HAMLET — Hamlet Fire and Rescue has been answering a lot calls for help with medical and injury-related emergencies — and some members of the city council aren’t too happy about that.
The lion’s share of the emergency calls were due to automobile accidents, illnesses, falls, respiratory crises and cardiac issues.
“Between 75 and 80 percent are EMS calls,” said City Manager Marcus Abernethy Friday. “It’s certainly a complex issue and I respect the concerned councilmen’s opinions just as I do the opinions of the rest of the council and the mayor.”
What makes the issue complex, Abernethy said, is that Hamlet EMS is a separate entity from the City of Hamlet.
“They are a nonprofit. So if Medicare, Medicaid or insurance were to bill an EMS call, the (Hamlet) EMS would get the revenue from that,” Abernethy said. “Hamlet EMS pays the city for half the salaries of the paramedics, but the paramedics are employees of the city. And it’s been that way since, I think, about the year 2000.”
Hamlet Fire Chief David Knight said that any controversy as to where that money goes can be laid to rest with an examination of his department’s annual report to the city manager, which shows spending for the year 2000 then skips ahead to cover years 2010-2014.
“I think the contention has been that when we go out as EMS, typically what the city has done is by the end of the fiscal year, we pay the city an agreed-upon amount of money,” Knight said. “But we also buy all of the equipment, supplies and materials associated with emergency medical services and rescue.”
Without wanting to speak for any councilman, Abernethy did offer one possible interpretation of concerns stated during the last meeting.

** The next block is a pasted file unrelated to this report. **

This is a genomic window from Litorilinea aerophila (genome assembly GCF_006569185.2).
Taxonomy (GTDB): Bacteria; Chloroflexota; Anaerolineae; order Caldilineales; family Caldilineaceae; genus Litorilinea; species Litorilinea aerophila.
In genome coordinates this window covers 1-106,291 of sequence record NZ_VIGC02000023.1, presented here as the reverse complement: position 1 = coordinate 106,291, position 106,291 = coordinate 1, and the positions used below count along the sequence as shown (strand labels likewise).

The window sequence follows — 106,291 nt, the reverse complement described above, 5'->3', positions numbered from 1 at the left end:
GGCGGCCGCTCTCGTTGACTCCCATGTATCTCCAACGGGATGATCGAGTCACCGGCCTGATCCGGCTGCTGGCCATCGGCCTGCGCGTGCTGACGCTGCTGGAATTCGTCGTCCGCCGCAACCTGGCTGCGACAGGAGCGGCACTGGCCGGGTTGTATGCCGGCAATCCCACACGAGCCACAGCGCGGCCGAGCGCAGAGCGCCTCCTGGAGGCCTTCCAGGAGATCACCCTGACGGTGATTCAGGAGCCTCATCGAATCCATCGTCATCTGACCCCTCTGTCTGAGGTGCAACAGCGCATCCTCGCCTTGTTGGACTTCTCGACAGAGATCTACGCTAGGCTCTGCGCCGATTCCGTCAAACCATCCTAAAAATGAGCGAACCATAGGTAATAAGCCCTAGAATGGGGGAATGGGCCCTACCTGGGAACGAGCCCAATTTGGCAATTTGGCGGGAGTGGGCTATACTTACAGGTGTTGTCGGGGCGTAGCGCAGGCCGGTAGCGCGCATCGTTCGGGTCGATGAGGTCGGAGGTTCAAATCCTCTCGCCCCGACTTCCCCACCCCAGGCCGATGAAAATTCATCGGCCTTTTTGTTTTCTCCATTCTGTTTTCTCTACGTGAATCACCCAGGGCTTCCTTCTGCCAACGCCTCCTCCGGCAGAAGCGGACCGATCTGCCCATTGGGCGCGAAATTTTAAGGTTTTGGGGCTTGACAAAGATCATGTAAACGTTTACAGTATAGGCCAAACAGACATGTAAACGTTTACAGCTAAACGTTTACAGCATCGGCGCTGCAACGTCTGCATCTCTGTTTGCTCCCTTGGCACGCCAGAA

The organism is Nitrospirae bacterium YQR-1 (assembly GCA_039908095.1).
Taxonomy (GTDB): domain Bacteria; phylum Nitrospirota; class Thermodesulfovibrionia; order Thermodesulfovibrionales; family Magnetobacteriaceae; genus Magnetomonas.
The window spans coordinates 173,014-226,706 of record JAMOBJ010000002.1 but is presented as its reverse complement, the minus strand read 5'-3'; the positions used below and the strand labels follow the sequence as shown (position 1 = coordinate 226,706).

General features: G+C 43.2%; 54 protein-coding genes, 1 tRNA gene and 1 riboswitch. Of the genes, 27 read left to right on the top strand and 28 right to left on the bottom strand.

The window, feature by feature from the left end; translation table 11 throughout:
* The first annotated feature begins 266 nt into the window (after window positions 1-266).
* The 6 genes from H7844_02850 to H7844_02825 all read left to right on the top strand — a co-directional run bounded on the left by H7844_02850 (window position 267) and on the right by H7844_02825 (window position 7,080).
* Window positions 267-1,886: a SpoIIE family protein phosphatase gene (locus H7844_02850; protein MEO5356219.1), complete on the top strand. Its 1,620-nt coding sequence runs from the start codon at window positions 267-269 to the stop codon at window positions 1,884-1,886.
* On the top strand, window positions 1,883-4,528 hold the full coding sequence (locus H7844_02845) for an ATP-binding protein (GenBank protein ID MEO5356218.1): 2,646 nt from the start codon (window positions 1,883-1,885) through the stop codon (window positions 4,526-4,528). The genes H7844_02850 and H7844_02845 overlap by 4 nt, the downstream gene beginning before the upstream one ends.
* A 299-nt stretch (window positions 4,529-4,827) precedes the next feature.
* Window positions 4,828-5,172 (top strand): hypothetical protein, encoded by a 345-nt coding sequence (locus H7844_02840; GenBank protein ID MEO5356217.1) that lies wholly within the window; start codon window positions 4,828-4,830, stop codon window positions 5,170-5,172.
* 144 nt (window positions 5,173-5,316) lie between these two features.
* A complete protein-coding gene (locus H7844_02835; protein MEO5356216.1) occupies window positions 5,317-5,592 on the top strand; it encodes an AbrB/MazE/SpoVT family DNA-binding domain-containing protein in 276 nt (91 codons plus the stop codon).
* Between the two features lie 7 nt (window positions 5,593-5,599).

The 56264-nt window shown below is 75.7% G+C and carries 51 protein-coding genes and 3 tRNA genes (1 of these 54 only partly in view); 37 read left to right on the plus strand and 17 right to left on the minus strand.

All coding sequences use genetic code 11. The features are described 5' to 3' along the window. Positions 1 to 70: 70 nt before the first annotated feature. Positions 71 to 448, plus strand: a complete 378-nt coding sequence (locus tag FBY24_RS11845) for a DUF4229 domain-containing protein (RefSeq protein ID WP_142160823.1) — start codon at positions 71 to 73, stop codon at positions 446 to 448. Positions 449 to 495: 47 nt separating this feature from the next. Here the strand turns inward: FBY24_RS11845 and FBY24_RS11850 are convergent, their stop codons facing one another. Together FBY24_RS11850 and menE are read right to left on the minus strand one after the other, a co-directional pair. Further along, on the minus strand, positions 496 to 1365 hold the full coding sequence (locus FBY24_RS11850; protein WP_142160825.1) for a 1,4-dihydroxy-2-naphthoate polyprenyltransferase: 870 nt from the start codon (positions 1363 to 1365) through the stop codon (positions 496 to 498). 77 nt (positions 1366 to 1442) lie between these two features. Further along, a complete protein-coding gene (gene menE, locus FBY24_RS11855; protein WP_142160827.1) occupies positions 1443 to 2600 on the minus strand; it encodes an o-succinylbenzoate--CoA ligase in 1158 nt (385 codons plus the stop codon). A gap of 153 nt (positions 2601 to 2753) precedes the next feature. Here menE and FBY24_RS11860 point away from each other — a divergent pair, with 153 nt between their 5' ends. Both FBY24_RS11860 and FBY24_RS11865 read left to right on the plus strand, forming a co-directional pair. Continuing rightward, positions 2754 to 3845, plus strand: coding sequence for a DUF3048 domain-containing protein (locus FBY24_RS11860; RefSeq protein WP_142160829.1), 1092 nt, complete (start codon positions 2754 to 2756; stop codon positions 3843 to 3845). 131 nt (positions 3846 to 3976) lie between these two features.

“I think he feels Hamlet is being double-taxed,” Abernethy said. “Because now FirstHealth EMS offers the same service for the whole county.”
Abernethy and Knight cited situations in which the response time to some EMS calls in Hamlet would have been increased up to five minutes if FirstHealth EMS had been called instead of Hamlet Fire and Rescue.
“That’s enough time to make a real difference in the outcome,” Knight said.
As to why Hamlet decided to structure its fire and EMS as it has done, Abernethy — who has been in his position since October —provided the most logical answer based on the information he has.
“We provide the services to our citizens that the council requests us to provide,” he said.
Knight highlighted some of the benefits Hamlet residents enjoy as a result of the arrangement.
“When you make one phone call to 911 in Hamlet, you get everything in one place,” he said. “Wrecks, EMS, fire, HAZMAT. All with a single call. We operate under FirstHealth protocols for emergencies but are able to more quickly respond to calls in our city.”
Concerning the fair distribution of revenues from EMS calls to Hamlet Fire and Rescue, Abernethy confirmed that the department pays its share.
“The EMS has always paid the city what it has requested they pay,” he said.
Reach reporter Melonie McLaurin at 910-817-2673 and follow her on Twitter @meloniemclaurin.